Today has been one heck of a busy day. If you read this blog, you know that today, Microsoft officially announced Windows Phone 7 Series (gotta love Redmondian branding), its brand new mobile platform geared to getting it back "in the game" and more aggressively compete with the likes of Apple, Google and Palm.
The new user interface relies heavily on the Zune user experience, but adds a broad array of real-time connectivity through "Hubs" and "Tiles." Boy did this get my curiosity going.
Like Ballmer did, let's get right to it. Net net, I am supremely excited by what this new platform from Microsoft can become. I very much enjoy and appreciate the rather minimalistic look and feel. Crisp fonts, pretty pictures, nice color contrasts. The demo left me wanting more. And that perhaps is the rub. It left me wanting to know a LOT more about how things are going to work in the real world.
There is NO question that Windows Phone 7 Series is geared towards the consumer. The presentation today focused tremendously on its connectivity aspects, as well as its rich integration with Bing, XBox and other Microsoft consumer properties. However, the amount of time devoted during the presentation to "Productivity" was disappointing for me. Sure, I'm not expecting to see a full blown technical demo when a company is launching a brand new platform, but I would have loved to see how an actual email (and not just the Inbox), as well as accepting a calendar entry looks.
I love the fact that Microsoft is putting its foot down on the user experience. The comment made during the presentation was "extensible as opposed to replaceable." Hallelujah...Google, you can and should learn from this, because otherwise, you will go down the same path that Windows Mobile did and cause very poor and disruptive fragmentation in the market. Now mind you, this "lock down" by Microsoft will have another effect on the smartphone market. It will further accelerate the commoditization of the smartphone market. Just like when PC vendors stopped trying to skin Windows 95/98/Me and just started adding their own crap-ware, uhm, I mean value added software. In this context, I think companies like HP and Dell who have been highlighted as "launch" partners from the OEM side will be at a competitive advantage, as opposed to the old world where they have struggled in mobility. By the way, I'm sure I was not the only one to notice that Motorola was conspicuous by its absence on the OEM partner slide. To quote Leonard Nimoy (a.k.a. Mr. Spock): "Fascinating."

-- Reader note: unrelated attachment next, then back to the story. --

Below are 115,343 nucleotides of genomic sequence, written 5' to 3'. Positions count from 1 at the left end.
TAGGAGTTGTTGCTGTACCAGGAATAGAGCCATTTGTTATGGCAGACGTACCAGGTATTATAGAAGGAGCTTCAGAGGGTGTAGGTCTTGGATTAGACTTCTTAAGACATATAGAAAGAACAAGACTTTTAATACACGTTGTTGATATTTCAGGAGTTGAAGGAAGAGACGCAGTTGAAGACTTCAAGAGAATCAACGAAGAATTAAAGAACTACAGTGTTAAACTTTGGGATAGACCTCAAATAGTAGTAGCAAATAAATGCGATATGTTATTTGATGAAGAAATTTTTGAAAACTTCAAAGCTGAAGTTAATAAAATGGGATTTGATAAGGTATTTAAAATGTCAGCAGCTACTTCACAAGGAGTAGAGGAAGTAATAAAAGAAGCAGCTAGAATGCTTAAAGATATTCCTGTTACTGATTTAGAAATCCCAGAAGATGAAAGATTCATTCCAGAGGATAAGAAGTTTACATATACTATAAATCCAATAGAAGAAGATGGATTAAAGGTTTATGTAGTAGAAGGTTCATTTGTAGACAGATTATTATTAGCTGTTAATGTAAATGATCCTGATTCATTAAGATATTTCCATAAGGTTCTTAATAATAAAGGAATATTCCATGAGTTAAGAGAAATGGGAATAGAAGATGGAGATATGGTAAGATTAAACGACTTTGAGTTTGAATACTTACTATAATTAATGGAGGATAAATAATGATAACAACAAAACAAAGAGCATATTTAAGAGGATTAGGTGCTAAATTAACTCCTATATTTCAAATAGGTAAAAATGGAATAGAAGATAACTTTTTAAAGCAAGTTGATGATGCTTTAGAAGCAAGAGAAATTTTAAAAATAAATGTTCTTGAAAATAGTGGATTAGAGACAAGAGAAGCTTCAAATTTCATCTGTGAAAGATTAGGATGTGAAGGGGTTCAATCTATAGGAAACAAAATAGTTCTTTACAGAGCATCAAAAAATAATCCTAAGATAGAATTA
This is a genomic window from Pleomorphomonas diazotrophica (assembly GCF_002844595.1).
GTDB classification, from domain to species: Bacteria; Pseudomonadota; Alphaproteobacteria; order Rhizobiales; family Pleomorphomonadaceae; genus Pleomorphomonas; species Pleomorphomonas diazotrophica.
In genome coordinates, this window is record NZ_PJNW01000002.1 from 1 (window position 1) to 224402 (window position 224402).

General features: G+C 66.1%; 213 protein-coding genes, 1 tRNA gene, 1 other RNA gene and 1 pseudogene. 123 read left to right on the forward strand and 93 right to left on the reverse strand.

The new user experience looks great (I can't wait to play with the thing for real), but I can only assume that legacy applications will not work on the new platform. Microsoft won't comment on any of this until MIX. I can't even visualize right now how a compatibility layer will work. Some other quick comments/thoughts/questions:
- It looks like Zune is the new software for physically syncing a Windows Phone with your PC. What if companies won't allow that software to be installed on the PC?
- How easy will it be to change settings? Not just ring tones, but VPN, certificates, etc.
- Multi-tasking? Still no word. How will this play out for enterprise mobility management?
- What about ruggedized devices? I can't imagine (today) how this would look/feel/work
- Policy management - Again, I am expecting that Windows Phones will support all 50 IT policies in Exchange, but what kind of heavy lifting will be possible or necessary for 3rd party mobile device management providers?
- Application deployment. How's that going to work in the future? Will companies still be able to push out CAB files?
- .Net CF - no mention here of anything
- Microsoft is doing a great job of integrating its consumer properties into Windows Phone 7 Series (or at least talking a GREAT game). What about its more corporate properties like Azure and OCS?
- Live tiles on the Start page. Really cool (didn't Sony try something like that?). How does that impact battery life?
- What about boot up time? Windows Mobile devices are notoriously slow to start up. PLEASE tell me this has been improved.
- Third party browsers and search. Can I make Google my default search integration or is this a way for Microsoft to be pushing Bing to the masses. Mind you, I prefer Bing, but what about the mantra of "choice?"
So many questions with so few answers today. Congratulations Microsoft. You have absolutely piqued my interest in Windows Phone 7 Series. Now I just want to know more and see devices out ASAP.